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Book Review

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Boston University School of Law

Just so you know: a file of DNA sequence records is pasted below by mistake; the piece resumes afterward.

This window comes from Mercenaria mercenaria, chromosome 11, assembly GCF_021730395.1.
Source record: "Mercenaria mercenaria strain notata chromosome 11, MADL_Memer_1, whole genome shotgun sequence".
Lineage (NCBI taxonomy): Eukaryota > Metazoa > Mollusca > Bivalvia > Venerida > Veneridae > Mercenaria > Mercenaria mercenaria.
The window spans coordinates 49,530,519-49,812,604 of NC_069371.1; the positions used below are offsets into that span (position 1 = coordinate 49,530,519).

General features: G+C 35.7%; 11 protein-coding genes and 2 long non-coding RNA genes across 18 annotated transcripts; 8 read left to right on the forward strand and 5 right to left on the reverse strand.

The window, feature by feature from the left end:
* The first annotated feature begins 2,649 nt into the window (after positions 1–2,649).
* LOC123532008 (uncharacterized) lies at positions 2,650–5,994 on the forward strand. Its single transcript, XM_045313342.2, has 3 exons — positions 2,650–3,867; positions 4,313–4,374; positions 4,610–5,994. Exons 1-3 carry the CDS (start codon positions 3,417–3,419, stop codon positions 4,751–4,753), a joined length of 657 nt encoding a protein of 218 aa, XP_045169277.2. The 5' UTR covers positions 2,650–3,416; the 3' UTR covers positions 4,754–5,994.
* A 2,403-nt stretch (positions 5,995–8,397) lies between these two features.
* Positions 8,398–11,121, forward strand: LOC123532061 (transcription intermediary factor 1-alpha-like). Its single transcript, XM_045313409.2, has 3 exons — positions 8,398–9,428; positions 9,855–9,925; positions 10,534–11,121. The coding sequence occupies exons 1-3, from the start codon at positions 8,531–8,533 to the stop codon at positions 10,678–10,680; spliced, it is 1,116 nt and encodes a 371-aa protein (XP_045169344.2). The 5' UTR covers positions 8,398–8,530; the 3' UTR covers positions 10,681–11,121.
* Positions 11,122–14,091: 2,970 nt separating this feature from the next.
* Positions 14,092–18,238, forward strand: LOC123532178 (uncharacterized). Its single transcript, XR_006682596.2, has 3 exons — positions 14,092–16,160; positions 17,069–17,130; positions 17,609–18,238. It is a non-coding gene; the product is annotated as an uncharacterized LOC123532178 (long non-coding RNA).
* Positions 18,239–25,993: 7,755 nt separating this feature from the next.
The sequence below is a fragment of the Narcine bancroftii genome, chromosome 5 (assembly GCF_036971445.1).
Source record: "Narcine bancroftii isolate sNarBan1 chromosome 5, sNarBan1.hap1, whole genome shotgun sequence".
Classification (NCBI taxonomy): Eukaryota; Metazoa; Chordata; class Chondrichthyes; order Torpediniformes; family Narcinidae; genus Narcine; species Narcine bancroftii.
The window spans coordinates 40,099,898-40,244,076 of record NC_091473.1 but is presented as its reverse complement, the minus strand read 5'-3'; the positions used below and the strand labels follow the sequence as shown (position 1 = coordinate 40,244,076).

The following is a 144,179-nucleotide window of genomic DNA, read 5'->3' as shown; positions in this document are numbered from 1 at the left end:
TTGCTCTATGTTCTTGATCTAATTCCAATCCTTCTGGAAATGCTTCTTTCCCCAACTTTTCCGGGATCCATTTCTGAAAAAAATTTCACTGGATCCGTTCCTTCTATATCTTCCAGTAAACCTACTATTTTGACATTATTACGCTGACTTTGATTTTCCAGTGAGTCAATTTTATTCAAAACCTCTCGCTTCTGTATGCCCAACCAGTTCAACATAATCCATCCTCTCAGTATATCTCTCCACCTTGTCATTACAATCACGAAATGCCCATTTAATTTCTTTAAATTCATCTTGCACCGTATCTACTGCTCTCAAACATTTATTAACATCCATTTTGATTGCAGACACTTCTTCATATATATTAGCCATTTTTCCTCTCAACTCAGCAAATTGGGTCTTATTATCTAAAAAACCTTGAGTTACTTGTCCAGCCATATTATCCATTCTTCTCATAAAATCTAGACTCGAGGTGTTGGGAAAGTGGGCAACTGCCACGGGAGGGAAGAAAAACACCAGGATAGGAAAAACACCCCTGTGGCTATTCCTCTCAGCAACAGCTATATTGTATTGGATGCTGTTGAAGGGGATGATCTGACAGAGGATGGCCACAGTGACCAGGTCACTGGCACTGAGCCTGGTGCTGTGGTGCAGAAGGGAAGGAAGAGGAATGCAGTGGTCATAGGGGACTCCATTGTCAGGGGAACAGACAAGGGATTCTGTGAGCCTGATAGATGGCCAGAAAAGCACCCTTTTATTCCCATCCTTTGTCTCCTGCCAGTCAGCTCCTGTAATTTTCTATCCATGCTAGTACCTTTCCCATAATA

Two of the most doctrinally bewildering topics in American constitutional law are federalism and foreign affairs. Put the two together and it requires the patience of Job and the wisdom of Solomon to navigate, never mind make sense of, the judicial and political accommodations that have arisen over the course of more than two centuries concerning the relative roles of the national, state, and local governments in matters that implicate American involvement with foreign countries and citizens. I will not go so far as to say that Mike Glennon and Rob Sloane’s new book, Foreign Affairs Federalism: The Myth of National Exclusivity, 1 is biblical in either ambition or execution. But it is a very, very good book. It is close to indispensable for anyone who is trying to parse the interstices of such underanalyzed topics as foreign affairs preemption, the Compact Clause, and federal common law. It contains powerful and useful analyses of the law governing the federal treaty power. The book even has concise but sophisticated discussions of ancillary topics ranging from Foundingera conceptions of federalism to modern modes of constitutional interpretation. The book’s breadth and erudition are truly remarkable. I am delighted for the opportunity to provide this brief review.



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